September 12, 2007 | By: Aimee Nielson

Extension specialists at the University of Kentucky College of Agriculture have identified Pierce’s Disease on a Vidal Blanc grapevine at the university’s Horticulture Research Farm in Fayette County.

UK Viticulturalist Kaan Kurtural said laboratory tests on two different samples were both positive and the affected plant has been removed.

Pierce’s Disease is a deadly grapevine disease spread by certain types of leafhoppers known as sharpshooters. Symptoms include distinct reddish-brown scorching of leaf margins, with the part of the leaf blade nearest the petiole remaining green.

“Other symptoms can include separation of leaf blades from petioles, with petioles remaining on the vine, and alternate green and brown banding along the affected grapevine,” said John Hartman, UK plant pathologist. “Pierce’s Disease is caused by a bacterium called Xylella fastidiosa. The disease can spread from vine to vine in a vineyard, so it’s important to remove affected vines.”

Some Kentuckians may be familiar with X. fastidiosa as a cause of bacterial leaf scorch, a disease causing decline and death of oaks and other landscape trees throughout the state. Although the symptoms are similar and both diseases are fatal, bacterial leaf scorch is caused by a different strain of X. fastidiosa than the strain that causes Pierce’s Disease.

Hartman said recently a case of Pierce’s Disease was suspected in Nelson County, but follow-up sample collection and extensive laboratory testing could not verify the disease there. Leaf scorching symptoms observed in that case may have been due to lack of water due to drought, he said. Drought-scorched leaf margins tend to take on a tan color rather than reddish brown.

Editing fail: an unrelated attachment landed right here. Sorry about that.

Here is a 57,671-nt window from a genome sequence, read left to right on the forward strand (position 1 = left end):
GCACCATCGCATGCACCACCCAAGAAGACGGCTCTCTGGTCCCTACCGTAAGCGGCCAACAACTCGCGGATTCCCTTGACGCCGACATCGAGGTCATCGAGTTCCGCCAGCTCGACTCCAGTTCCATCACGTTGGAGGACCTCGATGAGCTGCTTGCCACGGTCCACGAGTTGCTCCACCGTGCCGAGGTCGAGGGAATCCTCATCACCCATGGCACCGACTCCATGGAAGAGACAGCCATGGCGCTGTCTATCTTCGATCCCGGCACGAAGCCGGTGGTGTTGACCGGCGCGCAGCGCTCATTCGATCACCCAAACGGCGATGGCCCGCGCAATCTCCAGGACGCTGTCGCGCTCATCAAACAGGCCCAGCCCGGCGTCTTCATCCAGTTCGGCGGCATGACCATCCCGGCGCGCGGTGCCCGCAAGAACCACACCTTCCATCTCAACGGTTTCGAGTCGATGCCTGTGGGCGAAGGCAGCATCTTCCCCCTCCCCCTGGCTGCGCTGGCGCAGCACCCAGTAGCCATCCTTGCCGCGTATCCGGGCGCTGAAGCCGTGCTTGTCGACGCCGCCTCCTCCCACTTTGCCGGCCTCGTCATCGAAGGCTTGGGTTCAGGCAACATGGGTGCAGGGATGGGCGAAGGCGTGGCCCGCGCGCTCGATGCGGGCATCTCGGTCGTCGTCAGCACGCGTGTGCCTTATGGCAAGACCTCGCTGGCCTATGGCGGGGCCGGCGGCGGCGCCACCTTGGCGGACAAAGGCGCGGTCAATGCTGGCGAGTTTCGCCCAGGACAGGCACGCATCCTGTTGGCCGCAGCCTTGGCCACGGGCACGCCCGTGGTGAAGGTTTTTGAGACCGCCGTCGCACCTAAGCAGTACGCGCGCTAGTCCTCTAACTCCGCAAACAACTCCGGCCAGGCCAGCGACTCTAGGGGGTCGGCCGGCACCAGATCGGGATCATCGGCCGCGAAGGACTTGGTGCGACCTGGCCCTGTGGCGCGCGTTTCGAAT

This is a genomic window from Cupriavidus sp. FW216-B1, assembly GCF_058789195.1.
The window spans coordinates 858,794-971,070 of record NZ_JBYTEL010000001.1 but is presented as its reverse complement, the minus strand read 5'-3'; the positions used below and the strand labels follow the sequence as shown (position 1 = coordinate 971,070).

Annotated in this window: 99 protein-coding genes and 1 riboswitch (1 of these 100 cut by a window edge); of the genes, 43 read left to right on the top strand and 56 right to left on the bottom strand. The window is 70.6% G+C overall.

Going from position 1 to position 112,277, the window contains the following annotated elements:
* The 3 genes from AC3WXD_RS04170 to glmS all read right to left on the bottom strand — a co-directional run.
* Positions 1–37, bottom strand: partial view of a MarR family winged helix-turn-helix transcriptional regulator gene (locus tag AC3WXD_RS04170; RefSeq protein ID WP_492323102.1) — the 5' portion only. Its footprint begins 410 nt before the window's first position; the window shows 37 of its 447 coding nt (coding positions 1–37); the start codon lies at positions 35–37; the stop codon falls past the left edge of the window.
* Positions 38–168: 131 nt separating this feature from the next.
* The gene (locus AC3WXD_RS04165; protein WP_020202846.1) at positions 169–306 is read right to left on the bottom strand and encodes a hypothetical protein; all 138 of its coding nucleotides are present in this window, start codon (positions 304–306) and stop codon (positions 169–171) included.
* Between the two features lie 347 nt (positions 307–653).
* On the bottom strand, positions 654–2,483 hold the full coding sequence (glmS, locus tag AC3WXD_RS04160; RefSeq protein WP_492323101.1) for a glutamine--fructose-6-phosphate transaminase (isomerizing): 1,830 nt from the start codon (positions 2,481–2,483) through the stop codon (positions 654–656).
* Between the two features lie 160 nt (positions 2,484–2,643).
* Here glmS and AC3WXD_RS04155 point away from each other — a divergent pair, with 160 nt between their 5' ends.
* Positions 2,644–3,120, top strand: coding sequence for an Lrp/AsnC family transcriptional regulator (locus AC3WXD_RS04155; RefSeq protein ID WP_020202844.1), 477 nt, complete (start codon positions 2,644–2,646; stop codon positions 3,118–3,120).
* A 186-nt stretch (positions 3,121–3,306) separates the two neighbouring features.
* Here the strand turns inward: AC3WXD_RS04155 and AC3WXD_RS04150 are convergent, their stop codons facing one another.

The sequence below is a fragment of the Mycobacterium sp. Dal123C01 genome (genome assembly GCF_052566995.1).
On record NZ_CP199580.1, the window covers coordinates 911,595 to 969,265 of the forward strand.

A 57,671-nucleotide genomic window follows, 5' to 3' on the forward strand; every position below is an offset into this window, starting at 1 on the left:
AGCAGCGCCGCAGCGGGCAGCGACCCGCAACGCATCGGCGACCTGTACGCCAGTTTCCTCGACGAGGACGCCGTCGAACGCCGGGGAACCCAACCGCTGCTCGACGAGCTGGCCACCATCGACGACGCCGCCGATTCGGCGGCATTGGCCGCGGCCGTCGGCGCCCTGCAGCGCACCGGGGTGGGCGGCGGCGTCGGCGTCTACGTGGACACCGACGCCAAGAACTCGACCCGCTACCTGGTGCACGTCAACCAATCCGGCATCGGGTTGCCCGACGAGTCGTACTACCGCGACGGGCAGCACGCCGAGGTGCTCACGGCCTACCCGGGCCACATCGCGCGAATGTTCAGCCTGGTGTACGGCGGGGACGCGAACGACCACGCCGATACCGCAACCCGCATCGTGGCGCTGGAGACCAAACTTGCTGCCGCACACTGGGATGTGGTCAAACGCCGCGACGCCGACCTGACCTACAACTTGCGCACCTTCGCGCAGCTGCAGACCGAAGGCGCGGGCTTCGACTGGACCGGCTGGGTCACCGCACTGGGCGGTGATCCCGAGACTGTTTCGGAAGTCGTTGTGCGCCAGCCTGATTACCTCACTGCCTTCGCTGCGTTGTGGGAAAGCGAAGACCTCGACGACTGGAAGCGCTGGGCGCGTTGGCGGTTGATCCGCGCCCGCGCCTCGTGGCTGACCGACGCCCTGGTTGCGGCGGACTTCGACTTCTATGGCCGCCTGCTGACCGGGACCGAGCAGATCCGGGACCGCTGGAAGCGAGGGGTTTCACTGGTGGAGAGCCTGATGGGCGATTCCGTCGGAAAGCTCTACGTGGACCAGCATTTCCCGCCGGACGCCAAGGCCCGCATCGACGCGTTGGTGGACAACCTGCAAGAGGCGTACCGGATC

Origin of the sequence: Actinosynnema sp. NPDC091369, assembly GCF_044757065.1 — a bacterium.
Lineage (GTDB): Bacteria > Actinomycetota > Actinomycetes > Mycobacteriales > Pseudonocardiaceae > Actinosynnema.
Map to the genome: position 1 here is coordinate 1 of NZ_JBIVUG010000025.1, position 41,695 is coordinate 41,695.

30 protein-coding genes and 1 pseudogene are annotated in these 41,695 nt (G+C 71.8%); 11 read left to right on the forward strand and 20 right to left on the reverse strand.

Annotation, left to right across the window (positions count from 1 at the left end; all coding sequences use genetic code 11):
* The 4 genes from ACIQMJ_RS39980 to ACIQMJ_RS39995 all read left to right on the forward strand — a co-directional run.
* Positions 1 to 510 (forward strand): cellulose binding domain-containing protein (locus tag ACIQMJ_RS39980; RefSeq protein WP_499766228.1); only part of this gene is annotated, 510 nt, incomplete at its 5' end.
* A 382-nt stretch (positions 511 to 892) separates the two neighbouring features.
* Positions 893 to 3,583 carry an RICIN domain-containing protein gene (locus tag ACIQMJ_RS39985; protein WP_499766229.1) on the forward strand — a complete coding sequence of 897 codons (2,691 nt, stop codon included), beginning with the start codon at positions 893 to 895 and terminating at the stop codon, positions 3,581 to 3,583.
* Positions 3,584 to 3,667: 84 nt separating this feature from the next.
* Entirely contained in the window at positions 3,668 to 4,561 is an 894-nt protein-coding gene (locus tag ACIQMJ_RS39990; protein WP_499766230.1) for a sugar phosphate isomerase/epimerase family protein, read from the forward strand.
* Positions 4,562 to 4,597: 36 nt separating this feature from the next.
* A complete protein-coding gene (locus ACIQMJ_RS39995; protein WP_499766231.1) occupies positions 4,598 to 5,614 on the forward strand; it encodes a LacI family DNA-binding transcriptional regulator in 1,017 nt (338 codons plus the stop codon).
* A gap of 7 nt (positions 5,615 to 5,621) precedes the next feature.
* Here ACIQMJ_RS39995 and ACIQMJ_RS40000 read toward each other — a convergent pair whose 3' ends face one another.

Pierce’s Disease has been found in various grape-growing states throughout the United States. According to a report by the University of California at Davis, climatic differences between regions can affect the timing and severity of symptoms, but not the type of symptoms. Hot climates and areas experiencing severe drought accelerate symptoms because moisture stress is more severe even with adequate soil moisture.

The report went further to state that vines of susceptible varieties deteriorate rapidly after appearance of symptoms. Shoot growth of infected plants becomes progressively weaker as symptoms become more pronounced.

“If you suspect you have a vine infected by Pierce’s Disease, collect and deliver the sample to your county Cooperative Extension Service office,” Hartman said. “The agent can submit the samples to our lab for testing.”


John Hartman, 859-257-7445, ext. 80720